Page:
A Short Meditation Instruction
Sit down comfortably. You can sit cross-legged on the floor or even on a chair. Put your right hand on top of the left hand on your lap. Right leg is on top of the left leg. Your back should be straight.
Make clear in your mind, that you are sitting in meditation now. You try to let go of everything in your mind. All thoughts, problems and worries of your everyday life, now you let them go.
Breathe in deep and breathe out. While breathing out think that you breathe out all thoughts, worries and problems, you let them go.
Close your eyes gently and bring your attention to your abdomen. You will see when you breathe in, then the abdomen is rising, when you breathe out, then the abdomen is falling. Try to be with that movement now. Know the rising and falling of the abdomen.
If you cannot see/feel the movement, you can use your right hand and put it on your belly. Then you can also see a very fine movement of your abdomen. If the movement is clear again, bring your hand back to your lap.
Now make a mental note of what you are experiencing. When you see the abdomen rising note in your mind “rising”, when you see the falling movement of your abdomen, note “falling”. “Rising, falling, rising, falling..” be with the movement and note it in your mind.
You will see that the mind doesn’t really like to stay with the object (rising and falling). Never mind, when you realize that you are involved in thoughts again, note that as “thinking, thinking,” two or three times and then let it go and bring your attention back to the movement of the abdomen.
We need a lot of patience. A beginners mind can be compared with a wild horse. If you catch a wild horse and you try to tame it, it doesn’t want to follow your instructions, the horse will jump and run and try every way to escape. Therefore you have to tie it to a tree, and let it jump. Sooner or later it will stop the whole action because it realizes that you do not let it go. Then it will calm down and peacefully eat the grass.
With the mind it’s the same. We tie it to the breath and to the movement of the abdomen. We have never trained it and so it is stubborn and wants to have it its own way. We need to be patient, and every time it tries to escape, we let go of the thoughts and bring the attention back to the main object, to the movement of the abdomen. Sooner or later the mind will calm down.
Sometimes we feel pain in our knees, the back or anywhere else. Then we note it as “pain, pain”, try to let go of it and return to the main object. Sometimes the pain disappears, sometimes it doesn’t. Never mind, try to be patient and stay in the posture until you feel you really cannot bear it anymore and you want to change position now. Then do it mindfully. Note first “pain, pain” then “wanting to change posture” then note “changing, changing” until you are in the new posture. When you are in the new posture look at the pain – is it still there or has it disappeared. So wisdom will arise. You will see impermanence. There was pain and when you changed the posture the pain disappeared and now there is happiness in the mind.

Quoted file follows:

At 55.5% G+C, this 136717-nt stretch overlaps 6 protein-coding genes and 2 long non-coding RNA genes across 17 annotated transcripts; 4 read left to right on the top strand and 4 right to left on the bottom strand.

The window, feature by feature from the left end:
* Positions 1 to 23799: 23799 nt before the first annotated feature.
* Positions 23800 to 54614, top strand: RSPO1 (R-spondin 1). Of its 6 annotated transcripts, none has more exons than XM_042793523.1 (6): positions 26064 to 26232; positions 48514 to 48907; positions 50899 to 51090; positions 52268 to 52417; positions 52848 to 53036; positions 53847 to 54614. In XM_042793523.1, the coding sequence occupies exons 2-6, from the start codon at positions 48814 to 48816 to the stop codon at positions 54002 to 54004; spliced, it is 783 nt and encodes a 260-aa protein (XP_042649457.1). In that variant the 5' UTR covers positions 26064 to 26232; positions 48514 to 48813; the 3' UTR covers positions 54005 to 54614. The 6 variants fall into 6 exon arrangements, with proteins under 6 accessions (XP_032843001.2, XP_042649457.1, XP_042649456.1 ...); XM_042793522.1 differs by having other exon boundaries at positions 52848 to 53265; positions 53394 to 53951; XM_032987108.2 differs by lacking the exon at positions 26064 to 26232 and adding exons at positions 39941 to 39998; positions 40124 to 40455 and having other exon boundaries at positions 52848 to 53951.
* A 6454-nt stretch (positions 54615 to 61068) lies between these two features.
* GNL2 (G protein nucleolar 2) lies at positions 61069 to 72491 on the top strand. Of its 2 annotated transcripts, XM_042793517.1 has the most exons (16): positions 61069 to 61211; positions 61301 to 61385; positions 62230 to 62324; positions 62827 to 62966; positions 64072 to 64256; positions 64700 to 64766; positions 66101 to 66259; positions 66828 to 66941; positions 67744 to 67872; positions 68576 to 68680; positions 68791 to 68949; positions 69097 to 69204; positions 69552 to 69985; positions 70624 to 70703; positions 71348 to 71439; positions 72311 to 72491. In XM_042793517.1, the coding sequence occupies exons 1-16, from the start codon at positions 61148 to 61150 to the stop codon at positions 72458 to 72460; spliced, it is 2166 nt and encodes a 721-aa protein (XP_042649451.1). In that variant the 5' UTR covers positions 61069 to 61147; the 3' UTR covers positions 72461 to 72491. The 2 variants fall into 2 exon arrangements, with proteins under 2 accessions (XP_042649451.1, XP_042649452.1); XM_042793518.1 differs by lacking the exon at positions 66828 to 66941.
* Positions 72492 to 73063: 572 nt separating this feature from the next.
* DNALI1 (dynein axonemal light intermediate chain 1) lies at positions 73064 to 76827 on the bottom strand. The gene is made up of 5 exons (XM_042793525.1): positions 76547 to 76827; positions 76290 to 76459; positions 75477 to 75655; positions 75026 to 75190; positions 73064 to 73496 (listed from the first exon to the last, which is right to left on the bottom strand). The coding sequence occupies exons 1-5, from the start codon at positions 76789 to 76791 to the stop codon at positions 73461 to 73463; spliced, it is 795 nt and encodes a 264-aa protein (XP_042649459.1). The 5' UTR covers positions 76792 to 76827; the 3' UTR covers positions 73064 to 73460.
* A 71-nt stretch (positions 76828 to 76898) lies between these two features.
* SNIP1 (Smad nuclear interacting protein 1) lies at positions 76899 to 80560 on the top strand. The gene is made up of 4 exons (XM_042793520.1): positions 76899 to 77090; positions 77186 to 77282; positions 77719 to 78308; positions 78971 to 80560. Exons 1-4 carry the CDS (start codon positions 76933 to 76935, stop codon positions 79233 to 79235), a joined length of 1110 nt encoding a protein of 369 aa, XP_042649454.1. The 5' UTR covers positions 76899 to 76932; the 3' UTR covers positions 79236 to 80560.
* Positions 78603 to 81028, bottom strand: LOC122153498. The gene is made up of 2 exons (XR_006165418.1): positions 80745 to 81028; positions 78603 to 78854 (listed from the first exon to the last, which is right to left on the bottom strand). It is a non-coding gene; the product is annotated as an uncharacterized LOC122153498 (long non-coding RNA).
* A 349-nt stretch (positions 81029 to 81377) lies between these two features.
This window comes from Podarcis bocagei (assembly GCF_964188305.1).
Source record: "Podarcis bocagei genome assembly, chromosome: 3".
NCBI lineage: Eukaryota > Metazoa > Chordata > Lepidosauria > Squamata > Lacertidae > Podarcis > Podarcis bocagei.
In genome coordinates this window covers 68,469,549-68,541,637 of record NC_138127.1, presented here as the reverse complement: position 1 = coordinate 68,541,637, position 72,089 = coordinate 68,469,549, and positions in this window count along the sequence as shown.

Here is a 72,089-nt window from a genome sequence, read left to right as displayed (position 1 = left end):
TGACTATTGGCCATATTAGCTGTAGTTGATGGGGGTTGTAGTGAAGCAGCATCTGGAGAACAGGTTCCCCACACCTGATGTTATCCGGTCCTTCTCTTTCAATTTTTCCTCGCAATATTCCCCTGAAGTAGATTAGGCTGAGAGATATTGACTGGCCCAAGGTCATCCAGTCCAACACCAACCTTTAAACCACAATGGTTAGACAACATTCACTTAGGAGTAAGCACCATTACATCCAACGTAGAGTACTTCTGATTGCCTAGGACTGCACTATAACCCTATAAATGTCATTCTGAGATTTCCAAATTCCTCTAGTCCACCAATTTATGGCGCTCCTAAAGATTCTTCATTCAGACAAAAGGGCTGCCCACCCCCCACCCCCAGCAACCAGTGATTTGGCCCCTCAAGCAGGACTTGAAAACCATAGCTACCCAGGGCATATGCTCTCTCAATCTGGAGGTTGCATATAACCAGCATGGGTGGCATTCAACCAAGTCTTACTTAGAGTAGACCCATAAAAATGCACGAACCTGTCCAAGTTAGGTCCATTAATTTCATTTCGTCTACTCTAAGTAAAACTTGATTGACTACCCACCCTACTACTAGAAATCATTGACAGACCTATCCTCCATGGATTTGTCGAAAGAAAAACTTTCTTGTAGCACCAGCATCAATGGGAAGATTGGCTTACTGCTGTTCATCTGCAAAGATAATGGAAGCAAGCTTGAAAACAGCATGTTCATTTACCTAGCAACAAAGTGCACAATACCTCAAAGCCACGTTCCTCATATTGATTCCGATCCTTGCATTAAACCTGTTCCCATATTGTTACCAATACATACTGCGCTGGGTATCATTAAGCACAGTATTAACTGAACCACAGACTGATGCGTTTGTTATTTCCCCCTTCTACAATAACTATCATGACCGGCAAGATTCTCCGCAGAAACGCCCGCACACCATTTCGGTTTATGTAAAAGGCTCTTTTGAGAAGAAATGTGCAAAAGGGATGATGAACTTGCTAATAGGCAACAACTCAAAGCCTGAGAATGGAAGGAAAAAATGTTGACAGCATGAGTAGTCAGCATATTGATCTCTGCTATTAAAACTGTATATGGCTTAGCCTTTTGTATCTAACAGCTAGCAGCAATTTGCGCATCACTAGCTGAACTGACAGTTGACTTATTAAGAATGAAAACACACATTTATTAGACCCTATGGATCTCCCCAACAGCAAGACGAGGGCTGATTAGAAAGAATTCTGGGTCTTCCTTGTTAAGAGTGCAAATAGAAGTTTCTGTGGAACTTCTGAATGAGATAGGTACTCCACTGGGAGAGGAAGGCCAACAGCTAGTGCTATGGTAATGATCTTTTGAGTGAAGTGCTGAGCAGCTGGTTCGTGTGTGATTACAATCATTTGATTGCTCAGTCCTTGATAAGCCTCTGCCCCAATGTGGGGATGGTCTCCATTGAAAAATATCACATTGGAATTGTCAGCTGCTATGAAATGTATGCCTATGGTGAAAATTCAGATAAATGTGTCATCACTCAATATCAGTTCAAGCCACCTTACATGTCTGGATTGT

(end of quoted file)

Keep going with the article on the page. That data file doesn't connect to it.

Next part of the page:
If you are mindful in this way, whenever you change posture, then you practice correctly. You do not interrupt and lose concentration and mindfulnes.
Sometimes you hear noise from the outside. If it disturbs your practice, then make a mental note of it as “hearing, hearing” and then let it go and come back to the abdomen. It doesn’t matter whatever interupts your mindfulnes you use it as your object, that means note it and let it go and return to the main object, which is the movement of the abdomen.
As beginner practice for 20 minutes, later go up to 30, 40, 50 and 60 minutes.
The walking- and standing meditation is also very important. You should actually do it before the sitting meditation. It will calm the mind and give you the energy for the following sitting meditation.
Start therefore with standing. Be aware of the standing posture. Know “standing, standing”, be aware of your head, shoulders, arms, hands, know you hold your left hand with the right hand in front of your belly. Know your straight back and your legs and the sensation that arises there in your feet when they touch the floor.
Know this is “standing, standing”. You can do the standing meditation as long as you do the walking- and sitting meditation, each posture for about 20 minutes in the beginning – up to one hour.
When you decide to do the walking meditation, then open your eyes and start with bringing your right foot forward and make the mental note “right goes thus”, then note “left goes thus” while bringing your left foot forward. Go on like that. Be aware of the movement of your feet. Walk very slowly and mindfully. This walking meditation can be done in many parts of a step. For the beginning this “first part” is enough.
Try to do the walking- and the standing meditation before the sitting meditation. If you have the time try to do each of this postures for 20 minutes a day. If you do not have much time you can also do them for 10 minutes.
Actually the Buddha taught us to do the meditation in four postures: walking, standing, sitting and lying on.
The lying posture is suitable before you go to sleep, or if you are sick and for elder people, who find it hard do the sitting practice. Lay down on one side and watch your breath (the rising and falling of the abdomen) until you fall asleep.
These instructions are very brief, if you need more informations please contact me per E-mail: firstname.lastname@example.org or look up our web-site www.vimokkha.com.